Recently, my good friend Dr. Amanda Bittner (Memorial University of Newfoundland) told me that she was suffering from focusing again a lot on teaching and as a result, her research was not progressing as much as she would have wanted to.
@raulpacheco do you only lecture-prep Fridays? I'm 1 month back from sabbatical & losing my magic research mojo. Need to rebalance. Advice?
— Amanda Bittner (@amandabittner) October 1, 2016
My biggest fear has always been not being able to publish (or not sustaining my daily writing practice) throughout my heavy-teaching semesters. I do acknowledge again my privilege: the most I teach per semester is two courses (both of them usually undergraduate level, which take a lot more preparation than graduate-level seminars). I usually teach two courses in the fall, which means that I also need to schedule a lot less travel. Unfortunately, many of the things I do require me to travel for fieldwork or to do project-related work. I was in Berkeley (California) a couple of weeks ago finishing my e-waste governance project, and I need to travel to New Haven for the EGAP18 workshop. Therefore I always need to strategize how I am going to sustain my research during the heavy-teaching semester.
Here are a few things I do, and again I acknowledge my privilege in that I get some perks by being organized.
1. I teach only Mondays and Wednesdays.
I request this time slot for several reasons. First, it allows me to do fieldwork or travel for my research during Thursday and Friday. Second, it also gives me leeway to do service-related work. The first three days of the week NEED to be focused on teaching (although I usually prepare lectures on Friday, because I am distanced enough from the two days of teaching that I feel fresh and know exactly what I plan to do for the following week.
2. I schedule full days for research.
It’s rare that I will allow service to creep into my research days. Usually I focus on teaching and service during Mondays and Wednesdays. This is the result of many years of practice. I know for a fact that I finish my lectures exhausted. But I can easily find reviewers for a journal article, or input references into Mendeley, or answer emails related to faculty or student stuff. I can also grade on days that I’m teaching, because I usually take a nap and feel refreshed. So I can come back to grade without having to devote entire days to it.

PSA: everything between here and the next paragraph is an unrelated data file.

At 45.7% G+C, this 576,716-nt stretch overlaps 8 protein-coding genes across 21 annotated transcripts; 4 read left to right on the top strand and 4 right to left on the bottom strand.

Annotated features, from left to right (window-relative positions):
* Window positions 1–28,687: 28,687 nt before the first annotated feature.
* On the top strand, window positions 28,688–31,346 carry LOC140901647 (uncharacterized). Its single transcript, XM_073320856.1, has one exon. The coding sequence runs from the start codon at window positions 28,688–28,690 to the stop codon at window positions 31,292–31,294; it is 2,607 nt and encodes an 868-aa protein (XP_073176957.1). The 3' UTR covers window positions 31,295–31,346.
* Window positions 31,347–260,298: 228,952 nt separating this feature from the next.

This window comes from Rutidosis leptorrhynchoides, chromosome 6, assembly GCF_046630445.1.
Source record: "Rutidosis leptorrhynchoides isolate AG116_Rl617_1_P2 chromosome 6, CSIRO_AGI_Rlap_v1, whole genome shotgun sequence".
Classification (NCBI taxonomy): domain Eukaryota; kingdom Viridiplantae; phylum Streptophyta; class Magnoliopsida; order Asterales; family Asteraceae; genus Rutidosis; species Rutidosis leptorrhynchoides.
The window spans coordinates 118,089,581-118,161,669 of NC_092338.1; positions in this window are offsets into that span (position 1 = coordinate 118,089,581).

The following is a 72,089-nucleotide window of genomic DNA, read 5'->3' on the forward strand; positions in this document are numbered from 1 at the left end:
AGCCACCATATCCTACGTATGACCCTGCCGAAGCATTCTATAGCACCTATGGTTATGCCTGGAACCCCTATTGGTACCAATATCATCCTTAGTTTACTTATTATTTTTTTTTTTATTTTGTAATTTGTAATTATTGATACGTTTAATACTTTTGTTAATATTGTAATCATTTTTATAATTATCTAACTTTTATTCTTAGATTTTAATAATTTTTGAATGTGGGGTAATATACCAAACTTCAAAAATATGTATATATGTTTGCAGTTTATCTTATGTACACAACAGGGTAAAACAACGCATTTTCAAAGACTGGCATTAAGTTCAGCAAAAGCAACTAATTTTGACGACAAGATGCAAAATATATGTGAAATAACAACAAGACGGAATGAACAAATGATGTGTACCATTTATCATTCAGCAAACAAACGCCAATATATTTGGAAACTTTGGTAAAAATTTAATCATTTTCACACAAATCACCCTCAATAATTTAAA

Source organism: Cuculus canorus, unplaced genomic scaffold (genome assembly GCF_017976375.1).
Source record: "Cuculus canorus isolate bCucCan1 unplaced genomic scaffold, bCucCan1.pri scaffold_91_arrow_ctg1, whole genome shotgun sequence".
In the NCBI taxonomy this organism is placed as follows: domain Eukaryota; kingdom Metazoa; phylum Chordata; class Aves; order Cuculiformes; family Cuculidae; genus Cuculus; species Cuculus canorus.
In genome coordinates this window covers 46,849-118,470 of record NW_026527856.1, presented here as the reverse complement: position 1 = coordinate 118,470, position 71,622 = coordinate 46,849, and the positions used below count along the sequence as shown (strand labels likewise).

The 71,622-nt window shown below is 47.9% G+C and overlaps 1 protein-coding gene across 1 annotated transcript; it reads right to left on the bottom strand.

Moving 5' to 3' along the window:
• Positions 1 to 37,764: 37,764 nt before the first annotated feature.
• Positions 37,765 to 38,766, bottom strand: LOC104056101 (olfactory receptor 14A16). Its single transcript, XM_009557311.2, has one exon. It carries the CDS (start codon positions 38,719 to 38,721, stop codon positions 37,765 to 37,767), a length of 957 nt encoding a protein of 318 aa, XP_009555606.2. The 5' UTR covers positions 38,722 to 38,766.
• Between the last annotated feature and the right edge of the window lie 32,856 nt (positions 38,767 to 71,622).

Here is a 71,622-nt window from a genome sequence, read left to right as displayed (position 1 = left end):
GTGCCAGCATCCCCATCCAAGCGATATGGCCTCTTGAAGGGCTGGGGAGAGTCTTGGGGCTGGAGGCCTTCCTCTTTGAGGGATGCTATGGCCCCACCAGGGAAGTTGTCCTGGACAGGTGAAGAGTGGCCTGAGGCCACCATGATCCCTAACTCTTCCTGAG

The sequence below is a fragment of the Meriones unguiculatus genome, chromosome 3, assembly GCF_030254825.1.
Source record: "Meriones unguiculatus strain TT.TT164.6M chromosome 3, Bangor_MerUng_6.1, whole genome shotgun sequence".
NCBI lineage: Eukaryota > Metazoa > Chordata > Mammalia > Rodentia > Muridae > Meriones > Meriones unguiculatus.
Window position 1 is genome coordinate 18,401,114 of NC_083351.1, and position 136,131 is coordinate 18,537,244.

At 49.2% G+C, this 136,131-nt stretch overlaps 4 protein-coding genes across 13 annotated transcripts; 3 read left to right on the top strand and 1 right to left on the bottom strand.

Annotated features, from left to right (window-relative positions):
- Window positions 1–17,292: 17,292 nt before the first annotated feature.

3. I schedule a buffer day.
My buffer day is usually focused on catching up on research and reading. This means that during that day, I’m not allowed to have meetings, I’m not allowed to answer service-related emails, I’m not allowed to think about the next lecture. All I do during the buffer day is research and read. You may think “how is this different from having a research day?” Well, during a normal research day, I know that there are things that need to be done regardless of the fact that I am doing research. I must meet with a student, I must read a graduate student’s thesis. But during my buffer day, I catch up on stuff that I would leave behind if I didn’t have that day. For example, if I am finishing a paper, I schedule all my reading for said paper for Thursdays. I know for a fact that I may need to schedule meetings on a Tuesday, or a Friday. But on Thursdays, no meetings whatsoever. Maybe I should call my buffer day my BLOCKED day.
4. I focus on my physical health first.
I try hard to sustain my exercise in the morning regime, I pursue good eating habits. I know for a fact that I can fall ill during a teaching semester (after all, this has happened to me 3 years in a row). So during heavy-teaching semesters, I make even more of a point to rest and take care of myself.
5. I front-load my lecture slide deck preparation
Because I know that I still want to do research, yet I want to be an excellent teacher, I front-load my courses’ preparation. I usually spend a couple of weeks before the semester starts preparing lecture slides for the next 2-3 weeks. And since this year I started teaching again public policy theory courses (which I already had done at UBC), I feel much more at ease when I am lecturing because that’s material I know really well.
6. I take weekends off (mostly)
I say mostly because given that I spend my weekends at my Mom’s house, and I have a full-fledged home office in my bedroom, it’s inevitable that I’ll wake up early and do *some* work. But I usually read during weekends, which also allows me to catch up on work. But more importantly, I spend the weekend with my parents, my brother (when he visits), my friends. And napping. Lots of naps.
7. I plan my week on Sunday nights.
I am a bit of a Type A. I need to have a relatively rigid schedule, a daily/weekly plan, a monthly strategic plan, and a publications plan. So I spend about 20 minutes every Sunday night planning exactly what I am going to be doing the following week. I also coordinate my weekly plan with my Project Whiteboard so I know all my projects are moving forward. But then I sleep well on Sundays because I know which pieces of research need to be done by when.
These strategies aren’t applicable to everyone, I know, but these are things I do that I am sure can be adapted in other environments.